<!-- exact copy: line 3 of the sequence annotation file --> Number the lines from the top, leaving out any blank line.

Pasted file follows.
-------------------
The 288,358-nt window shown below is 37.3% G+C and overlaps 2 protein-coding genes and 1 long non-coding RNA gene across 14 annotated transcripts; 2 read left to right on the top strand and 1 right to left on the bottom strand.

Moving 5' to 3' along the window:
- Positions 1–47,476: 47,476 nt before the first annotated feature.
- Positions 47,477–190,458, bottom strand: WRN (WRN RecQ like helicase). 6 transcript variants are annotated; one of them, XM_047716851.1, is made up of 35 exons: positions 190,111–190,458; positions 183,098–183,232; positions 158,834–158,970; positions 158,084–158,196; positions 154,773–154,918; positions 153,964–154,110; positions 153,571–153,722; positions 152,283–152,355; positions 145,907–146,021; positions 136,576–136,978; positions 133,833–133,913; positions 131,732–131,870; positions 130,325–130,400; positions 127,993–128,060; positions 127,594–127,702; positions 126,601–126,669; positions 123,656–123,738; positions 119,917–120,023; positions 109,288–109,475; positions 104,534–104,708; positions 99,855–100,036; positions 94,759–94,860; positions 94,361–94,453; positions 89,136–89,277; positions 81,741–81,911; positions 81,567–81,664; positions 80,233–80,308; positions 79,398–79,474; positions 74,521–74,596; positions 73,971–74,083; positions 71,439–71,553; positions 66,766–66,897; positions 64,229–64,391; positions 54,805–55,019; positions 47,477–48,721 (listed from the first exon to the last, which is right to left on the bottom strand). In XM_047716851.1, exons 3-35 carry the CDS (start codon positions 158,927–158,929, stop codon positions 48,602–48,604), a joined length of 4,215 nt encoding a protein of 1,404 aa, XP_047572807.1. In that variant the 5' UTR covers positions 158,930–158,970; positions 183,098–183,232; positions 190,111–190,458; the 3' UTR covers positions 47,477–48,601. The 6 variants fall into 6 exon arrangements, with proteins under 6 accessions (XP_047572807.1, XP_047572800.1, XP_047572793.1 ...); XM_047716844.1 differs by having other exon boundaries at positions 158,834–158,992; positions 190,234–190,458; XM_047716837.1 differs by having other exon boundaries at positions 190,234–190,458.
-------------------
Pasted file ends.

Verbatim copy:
- Positions 1–47,476: 47,476 nt before the first annotated feature.